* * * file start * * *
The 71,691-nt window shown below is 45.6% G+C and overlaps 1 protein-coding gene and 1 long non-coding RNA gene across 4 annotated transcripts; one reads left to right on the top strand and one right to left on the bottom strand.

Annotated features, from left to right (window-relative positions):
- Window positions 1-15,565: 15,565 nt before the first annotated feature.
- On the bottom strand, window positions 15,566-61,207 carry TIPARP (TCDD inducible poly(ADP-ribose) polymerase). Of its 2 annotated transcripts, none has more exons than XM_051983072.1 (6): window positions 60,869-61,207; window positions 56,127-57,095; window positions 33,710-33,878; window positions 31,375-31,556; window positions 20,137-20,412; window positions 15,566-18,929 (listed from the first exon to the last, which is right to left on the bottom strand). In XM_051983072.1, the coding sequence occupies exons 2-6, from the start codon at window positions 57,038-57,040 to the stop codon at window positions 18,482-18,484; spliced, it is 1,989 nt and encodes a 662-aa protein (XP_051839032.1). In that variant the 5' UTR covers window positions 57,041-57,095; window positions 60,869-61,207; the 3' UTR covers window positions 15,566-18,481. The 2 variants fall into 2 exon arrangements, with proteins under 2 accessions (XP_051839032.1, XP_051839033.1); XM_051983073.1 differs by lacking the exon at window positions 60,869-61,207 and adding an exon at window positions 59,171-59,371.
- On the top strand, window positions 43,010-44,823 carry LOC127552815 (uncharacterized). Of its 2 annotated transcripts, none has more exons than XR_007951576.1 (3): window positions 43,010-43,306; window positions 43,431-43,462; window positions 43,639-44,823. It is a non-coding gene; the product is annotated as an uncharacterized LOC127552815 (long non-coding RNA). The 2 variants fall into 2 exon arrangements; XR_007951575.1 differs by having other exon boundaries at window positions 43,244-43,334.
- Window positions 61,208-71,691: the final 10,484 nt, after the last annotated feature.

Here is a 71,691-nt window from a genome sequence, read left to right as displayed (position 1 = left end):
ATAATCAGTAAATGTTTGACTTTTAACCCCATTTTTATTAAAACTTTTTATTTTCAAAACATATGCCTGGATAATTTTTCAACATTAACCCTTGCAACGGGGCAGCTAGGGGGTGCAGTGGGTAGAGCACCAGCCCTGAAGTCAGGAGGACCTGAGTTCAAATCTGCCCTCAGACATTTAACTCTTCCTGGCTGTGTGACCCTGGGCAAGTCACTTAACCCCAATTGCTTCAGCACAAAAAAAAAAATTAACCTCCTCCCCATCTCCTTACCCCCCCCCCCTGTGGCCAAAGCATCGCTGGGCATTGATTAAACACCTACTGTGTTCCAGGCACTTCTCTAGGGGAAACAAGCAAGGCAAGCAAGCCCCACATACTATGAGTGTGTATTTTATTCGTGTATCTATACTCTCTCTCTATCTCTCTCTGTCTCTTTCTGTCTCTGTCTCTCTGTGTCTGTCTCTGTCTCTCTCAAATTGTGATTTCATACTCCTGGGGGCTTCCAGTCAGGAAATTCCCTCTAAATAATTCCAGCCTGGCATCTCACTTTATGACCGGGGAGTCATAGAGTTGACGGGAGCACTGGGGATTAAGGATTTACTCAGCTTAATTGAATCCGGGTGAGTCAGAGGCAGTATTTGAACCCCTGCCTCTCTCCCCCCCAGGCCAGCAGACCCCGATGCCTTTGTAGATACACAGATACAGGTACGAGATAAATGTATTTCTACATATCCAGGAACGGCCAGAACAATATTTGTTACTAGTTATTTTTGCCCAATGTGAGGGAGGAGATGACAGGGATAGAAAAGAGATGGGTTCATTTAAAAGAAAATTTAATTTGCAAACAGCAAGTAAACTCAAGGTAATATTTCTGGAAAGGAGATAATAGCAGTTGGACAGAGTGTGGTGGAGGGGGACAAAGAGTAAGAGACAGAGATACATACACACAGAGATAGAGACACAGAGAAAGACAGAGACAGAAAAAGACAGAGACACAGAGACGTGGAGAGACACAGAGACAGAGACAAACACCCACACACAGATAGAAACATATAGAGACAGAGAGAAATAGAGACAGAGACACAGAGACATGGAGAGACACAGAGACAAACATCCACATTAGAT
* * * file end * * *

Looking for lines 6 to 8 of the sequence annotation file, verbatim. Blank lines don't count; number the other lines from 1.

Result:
- Window positions 61,208-71,691: the final 10,484 nt, after the last annotated feature.

Here is a 71,691-nt window from a genome sequence, read left to right as displayed (position 1 = left end):
ATAATCAGTAAATGTTTGACTTTTAACCCCATTTTTATTAAAACTTTTTATTTTCAAAACATATGCCTGGATAATTTTTCAACATTAACCCTTGCAACGGGGCAGCTAGGGGGTGCAGTGGGTAGAGCACCAGCCCTGAAGTCAGGAGGACCTGAGTTCAAATCTGCCCTCAGACATTTAACTCTTCCTGGCTGTGTGACCCTGGGCAAGTCACTTAACCCCAATTGCTTCAGCACAAAAAAAAAAATTAACCTCCTCCCCATCTCCTTACCCCCCCCCCCTGTGGCCAAAGCATCGCTGGGCATTGATTAAACACCTACTGTGTTCCAGGCACTTCTCTAGGGGAAACAAGCAAGGCAAGCAAGCCCCACATACTATGAGTGTGTATTTTATTCGTGTATCTATACTCTCTCTCTATCTCTCTCTGTCTCTTTCTGTCTCTGTCTCTCTGTGTCTGTCTCTGTCTCTCTCAAATTGTGATTTCATACTCCTGGGGGCTTCCAGTCAGGAAATTCCCTCTAAATAATTCCAGCCTGGCATCTCACTTTATGACCGGGGAGTCATAGAGTTGACGGGAGCACTGGGGATTAAGGATTTACTCAGCTTAATTGAATCCGGGTGAGTCAGAGGCAGTATTTGAACCCCTGCCTCTCTCCCCCCCAGGCCAGCAGACCCCGATGCCTTTGTAGATACACAGATACAGGTACGAGATAAATGTATTTCTACATATCCAGGAACGGCCAGAACAATATTTGTTACTAGTTATTTTTGCCCAATGTGAGGGAGGAGATGACAGGGATAGAAAAGAGATGGGTTCATTTAAAAGAAAATTTAATTTGCAAACAGCAAGTAAACTCAAGGTAATATTTCTGGAAAGGAGATAATAGCAGTTGGACAGAGTGTGGTGGAGGGGGACAAAGAGTAAGAGACAGAGATACATACACACAGAGATAGAGACACAGAGAAAGACAGAGACAGAAAAAGACAGAGACACAGAGACGTGGAGAGACACAGAGACAGAGACAAACACCCACACACAGATAGAAACATATAGAGACAGAGAGAAATAGAGACAGAGACACAGAGACATGGAGAGACACAGAGACAAACATCCACATTAGAT